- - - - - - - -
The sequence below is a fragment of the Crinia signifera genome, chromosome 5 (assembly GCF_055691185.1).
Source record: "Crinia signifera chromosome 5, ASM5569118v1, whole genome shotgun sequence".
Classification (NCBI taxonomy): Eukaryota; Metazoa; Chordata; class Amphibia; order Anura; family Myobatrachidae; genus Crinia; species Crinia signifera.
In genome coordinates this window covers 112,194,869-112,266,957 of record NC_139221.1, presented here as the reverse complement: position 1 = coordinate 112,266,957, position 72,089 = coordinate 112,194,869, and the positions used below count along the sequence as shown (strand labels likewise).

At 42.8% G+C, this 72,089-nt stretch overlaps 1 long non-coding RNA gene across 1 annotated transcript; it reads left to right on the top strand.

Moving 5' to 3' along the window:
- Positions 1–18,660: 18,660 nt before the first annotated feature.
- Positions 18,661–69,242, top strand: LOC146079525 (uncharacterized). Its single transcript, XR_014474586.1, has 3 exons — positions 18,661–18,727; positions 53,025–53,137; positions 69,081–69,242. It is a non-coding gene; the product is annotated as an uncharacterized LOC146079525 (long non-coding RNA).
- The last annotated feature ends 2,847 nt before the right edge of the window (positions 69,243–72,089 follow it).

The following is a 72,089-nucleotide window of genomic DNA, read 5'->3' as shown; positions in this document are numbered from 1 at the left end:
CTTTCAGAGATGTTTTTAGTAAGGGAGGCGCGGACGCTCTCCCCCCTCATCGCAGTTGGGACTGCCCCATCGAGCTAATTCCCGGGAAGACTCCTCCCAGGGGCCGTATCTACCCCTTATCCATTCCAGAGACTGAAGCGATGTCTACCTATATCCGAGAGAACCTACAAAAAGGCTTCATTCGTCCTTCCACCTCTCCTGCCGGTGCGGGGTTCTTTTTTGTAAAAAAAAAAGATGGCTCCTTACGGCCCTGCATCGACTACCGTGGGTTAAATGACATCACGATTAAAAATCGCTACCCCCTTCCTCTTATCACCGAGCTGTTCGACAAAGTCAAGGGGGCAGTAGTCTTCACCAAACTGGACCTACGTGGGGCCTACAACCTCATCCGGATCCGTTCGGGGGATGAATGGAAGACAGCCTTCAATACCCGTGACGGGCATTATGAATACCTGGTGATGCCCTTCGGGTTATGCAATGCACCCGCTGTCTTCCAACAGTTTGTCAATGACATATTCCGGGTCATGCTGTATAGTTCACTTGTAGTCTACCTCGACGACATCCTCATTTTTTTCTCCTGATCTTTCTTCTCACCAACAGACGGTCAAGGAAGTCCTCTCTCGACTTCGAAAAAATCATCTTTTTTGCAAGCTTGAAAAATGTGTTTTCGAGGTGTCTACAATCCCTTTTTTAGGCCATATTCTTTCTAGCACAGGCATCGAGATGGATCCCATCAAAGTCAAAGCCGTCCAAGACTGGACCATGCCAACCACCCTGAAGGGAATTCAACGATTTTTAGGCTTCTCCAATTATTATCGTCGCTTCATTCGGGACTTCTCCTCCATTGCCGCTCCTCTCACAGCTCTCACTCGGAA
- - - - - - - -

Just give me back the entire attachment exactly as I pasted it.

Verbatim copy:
The sequence below is a fragment of the Crinia signifera genome, chromosome 5 (assembly GCF_055691185.1).
Source record: "Crinia signifera chromosome 5, ASM5569118v1, whole genome shotgun sequence".
Classification (NCBI taxonomy): Eukaryota; Metazoa; Chordata; class Amphibia; order Anura; family Myobatrachidae; genus Crinia; species Crinia signifera.
In genome coordinates this window covers 112,194,869-112,266,957 of record NC_139221.1, presented here as the reverse complement: position 1 = coordinate 112,266,957, position 72,089 = coordinate 112,194,869, and the positions used below count along the sequence as shown (strand labels likewise).

At 42.8% G+C, this 72,089-nt stretch overlaps 1 long non-coding RNA gene across 1 annotated transcript; it reads left to right on the top strand.

Moving 5' to 3' along the window:
- Positions 1–18,660: 18,660 nt before the first annotated feature.
- Positions 18,661–69,242, top strand: LOC146079525 (uncharacterized). Its single transcript, XR_014474586.1, has 3 exons — positions 18,661–18,727; positions 53,025–53,137; positions 69,081–69,242. It is a non-coding gene; the product is annotated as an uncharacterized LOC146079525 (long non-coding RNA).
- The last annotated feature ends 2,847 nt before the right edge of the window (positions 69,243–72,089 follow it).

The following is a 72,089-nucleotide window of genomic DNA, read 5'->3' as shown; positions in this document are numbered from 1 at the left end:
CTTTCAGAGATGTTTTTAGTAAGGGAGGCGCGGACGCTCTCCCCCCTCATCGCAGTTGGGACTGCCCCATCGAGCTAATTCCCGGGAAGACTCCTCCCAGGGGCCGTATCTACCCCTTATCCATTCCAGAGACTGAAGCGATGTCTACCTATATCCGAGAGAACCTACAAAAAGGCTTCATTCGTCCTTCCACCTCTCCTGCCGGTGCGGGGTTCTTTTTTGTAAAAAAAAAAGATGGCTCCTTACGGCCCTGCATCGACTACCGTGGGTTAAATGACATCACGATTAAAAATCGCTACCCCCTTCCTCTTATCACCGAGCTGTTCGACAAAGTCAAGGGGGCAGTAGTCTTCACCAAACTGGACCTACGTGGGGCCTACAACCTCATCCGGATCCGTTCGGGGGATGAATGGAAGACAGCCTTCAATACCCGTGACGGGCATTATGAATACCTGGTGATGCCCTTCGGGTTATGCAATGCACCCGCTGTCTTCCAACAGTTTGTCAATGACATATTCCGGGTCATGCTGTATAGTTCACTTGTAGTCTACCTCGACGACATCCTCATTTTTTTCTCCTGATCTTTCTTCTCACCAACAGACGGTCAAGGAAGTCCTCTCTCGACTTCGAAAAAATCATCTTTTTTGCAAGCTTGAAAAATGTGTTTTCGAGGTGTCTACAATCCCTTTTTTAGGCCATATTCTTTCTAGCACAGGCATCGAGATGGATCCCATCAAAGTCAAAGCCGTCCAAGACTGGACCATGCCAACCACCCTGAAGGGAATTCAACGATTTTTAGGCTTCTCCAATTATTATCGTCGCTTCATTCGGGACTTCTCCTCCATTGCCGCTCCTCTCACAGCTCTCACTCGGAA